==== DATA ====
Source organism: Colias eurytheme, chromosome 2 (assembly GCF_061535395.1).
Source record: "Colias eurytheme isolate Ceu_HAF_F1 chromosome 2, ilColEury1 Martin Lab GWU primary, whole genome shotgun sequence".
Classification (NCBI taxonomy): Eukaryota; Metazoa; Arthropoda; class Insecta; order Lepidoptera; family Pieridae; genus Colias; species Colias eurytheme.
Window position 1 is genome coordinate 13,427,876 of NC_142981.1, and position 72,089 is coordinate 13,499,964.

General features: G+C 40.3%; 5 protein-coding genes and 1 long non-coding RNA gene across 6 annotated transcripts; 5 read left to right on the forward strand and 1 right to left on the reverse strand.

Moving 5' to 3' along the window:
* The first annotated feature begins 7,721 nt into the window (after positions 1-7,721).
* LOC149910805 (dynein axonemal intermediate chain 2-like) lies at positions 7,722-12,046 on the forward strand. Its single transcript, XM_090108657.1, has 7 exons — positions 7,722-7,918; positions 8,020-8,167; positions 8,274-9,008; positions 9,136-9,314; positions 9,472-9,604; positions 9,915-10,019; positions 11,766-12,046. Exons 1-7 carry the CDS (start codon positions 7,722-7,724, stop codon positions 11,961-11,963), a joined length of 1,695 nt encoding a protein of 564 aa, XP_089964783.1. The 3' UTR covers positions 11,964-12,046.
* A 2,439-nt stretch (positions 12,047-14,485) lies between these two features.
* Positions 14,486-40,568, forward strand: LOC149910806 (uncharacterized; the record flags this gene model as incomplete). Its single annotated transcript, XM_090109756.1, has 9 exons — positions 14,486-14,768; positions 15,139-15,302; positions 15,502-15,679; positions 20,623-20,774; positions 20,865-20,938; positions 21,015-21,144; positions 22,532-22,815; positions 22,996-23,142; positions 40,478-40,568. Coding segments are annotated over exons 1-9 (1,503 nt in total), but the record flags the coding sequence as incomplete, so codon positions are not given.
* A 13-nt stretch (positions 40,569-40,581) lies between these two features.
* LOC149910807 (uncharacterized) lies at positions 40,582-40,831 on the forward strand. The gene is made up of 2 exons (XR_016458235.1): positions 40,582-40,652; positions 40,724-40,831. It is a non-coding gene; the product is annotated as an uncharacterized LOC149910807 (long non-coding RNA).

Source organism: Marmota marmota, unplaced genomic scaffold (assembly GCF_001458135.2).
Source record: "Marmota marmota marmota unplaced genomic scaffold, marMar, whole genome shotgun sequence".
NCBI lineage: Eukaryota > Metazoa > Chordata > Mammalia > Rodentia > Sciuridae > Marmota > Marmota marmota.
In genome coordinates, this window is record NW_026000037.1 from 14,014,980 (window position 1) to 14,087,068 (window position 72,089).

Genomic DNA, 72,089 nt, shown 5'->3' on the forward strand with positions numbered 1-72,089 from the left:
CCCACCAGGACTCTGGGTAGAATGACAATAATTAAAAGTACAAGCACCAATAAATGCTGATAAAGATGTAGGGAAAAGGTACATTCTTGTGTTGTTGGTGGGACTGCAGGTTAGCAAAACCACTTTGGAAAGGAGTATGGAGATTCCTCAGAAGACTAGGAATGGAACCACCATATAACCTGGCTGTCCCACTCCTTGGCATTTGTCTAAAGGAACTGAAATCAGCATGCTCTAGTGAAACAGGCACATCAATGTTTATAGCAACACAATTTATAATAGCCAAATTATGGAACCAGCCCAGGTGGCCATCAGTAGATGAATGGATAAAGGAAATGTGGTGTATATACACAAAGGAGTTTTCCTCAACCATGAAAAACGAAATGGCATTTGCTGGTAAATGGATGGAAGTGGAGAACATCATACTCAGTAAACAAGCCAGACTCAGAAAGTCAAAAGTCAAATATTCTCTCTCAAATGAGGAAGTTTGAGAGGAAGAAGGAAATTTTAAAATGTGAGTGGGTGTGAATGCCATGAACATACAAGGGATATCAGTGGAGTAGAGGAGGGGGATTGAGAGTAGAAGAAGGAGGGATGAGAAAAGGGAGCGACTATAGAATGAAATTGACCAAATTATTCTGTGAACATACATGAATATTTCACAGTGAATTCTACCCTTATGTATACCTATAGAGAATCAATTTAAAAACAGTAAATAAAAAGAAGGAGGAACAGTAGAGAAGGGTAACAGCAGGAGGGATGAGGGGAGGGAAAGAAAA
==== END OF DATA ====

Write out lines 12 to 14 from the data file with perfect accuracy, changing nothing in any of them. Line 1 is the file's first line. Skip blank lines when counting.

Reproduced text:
* LOC149910807 (uncharacterized) lies at positions 40,582-40,831 on the forward strand. The gene is made up of 2 exons (XR_016458235.1): positions 40,582-40,652; positions 40,724-40,831. It is a non-coding gene; the product is annotated as an uncharacterized LOC149910807 (long non-coding RNA).

Source organism: Marmota marmota, unplaced genomic scaffold (assembly GCF_001458135.2).
Source record: "Marmota marmota marmota unplaced genomic scaffold, marMar, whole genome shotgun sequence".